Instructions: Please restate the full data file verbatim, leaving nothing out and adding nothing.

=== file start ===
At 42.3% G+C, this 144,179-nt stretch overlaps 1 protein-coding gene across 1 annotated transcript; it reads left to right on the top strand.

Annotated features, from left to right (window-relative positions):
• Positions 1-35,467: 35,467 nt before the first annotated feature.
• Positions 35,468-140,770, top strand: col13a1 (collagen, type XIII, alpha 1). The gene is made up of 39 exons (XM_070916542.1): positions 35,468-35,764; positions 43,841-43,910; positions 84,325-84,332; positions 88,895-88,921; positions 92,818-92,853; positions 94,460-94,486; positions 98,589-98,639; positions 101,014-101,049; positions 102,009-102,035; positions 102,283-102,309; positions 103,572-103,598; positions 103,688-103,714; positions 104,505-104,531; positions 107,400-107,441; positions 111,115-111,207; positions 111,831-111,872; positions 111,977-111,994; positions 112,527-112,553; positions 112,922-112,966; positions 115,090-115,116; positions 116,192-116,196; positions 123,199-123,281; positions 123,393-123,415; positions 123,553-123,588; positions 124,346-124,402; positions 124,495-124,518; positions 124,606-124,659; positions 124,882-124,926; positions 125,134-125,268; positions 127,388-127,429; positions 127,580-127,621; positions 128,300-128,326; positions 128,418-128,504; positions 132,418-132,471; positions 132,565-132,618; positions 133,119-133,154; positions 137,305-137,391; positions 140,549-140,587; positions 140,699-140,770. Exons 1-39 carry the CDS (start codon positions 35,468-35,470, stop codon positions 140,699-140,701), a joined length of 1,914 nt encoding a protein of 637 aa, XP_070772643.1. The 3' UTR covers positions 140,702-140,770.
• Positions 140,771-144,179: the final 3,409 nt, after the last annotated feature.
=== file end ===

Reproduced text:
At 42.3% G+C, this 144,179-nt stretch overlaps 1 protein-coding gene across 1 annotated transcript; it reads left to right on the top strand.

Annotated features, from left to right (window-relative positions):
• Positions 1-35,467: 35,467 nt before the first annotated feature.
• Positions 35,468-140,770, top strand: col13a1 (collagen, type XIII, alpha 1). The gene is made up of 39 exons (XM_070916542.1): positions 35,468-35,764; positions 43,841-43,910; positions 84,325-84,332; positions 88,895-88,921; positions 92,818-92,853; positions 94,460-94,486; positions 98,589-98,639; positions 101,014-101,049; positions 102,009-102,035; positions 102,283-102,309; positions 103,572-103,598; positions 103,688-103,714; positions 104,505-104,531; positions 107,400-107,441; positions 111,115-111,207; positions 111,831-111,872; positions 111,977-111,994; positions 112,527-112,553; positions 112,922-112,966; positions 115,090-115,116; positions 116,192-116,196; positions 123,199-123,281; positions 123,393-123,415; positions 123,553-123,588; positions 124,346-124,402; positions 124,495-124,518; positions 124,606-124,659; positions 124,882-124,926; positions 125,134-125,268; positions 127,388-127,429; positions 127,580-127,621; positions 128,300-128,326; positions 128,418-128,504; positions 132,418-132,471; positions 132,565-132,618; positions 133,119-133,154; positions 137,305-137,391; positions 140,549-140,587; positions 140,699-140,770. Exons 1-39 carry the CDS (start codon positions 35,468-35,470, stop codon positions 140,699-140,701), a joined length of 1,914 nt encoding a protein of 637 aa, XP_070772643.1. The 3' UTR covers positions 140,702-140,770.
• Positions 140,771-144,179: the final 3,409 nt, after the last annotated feature.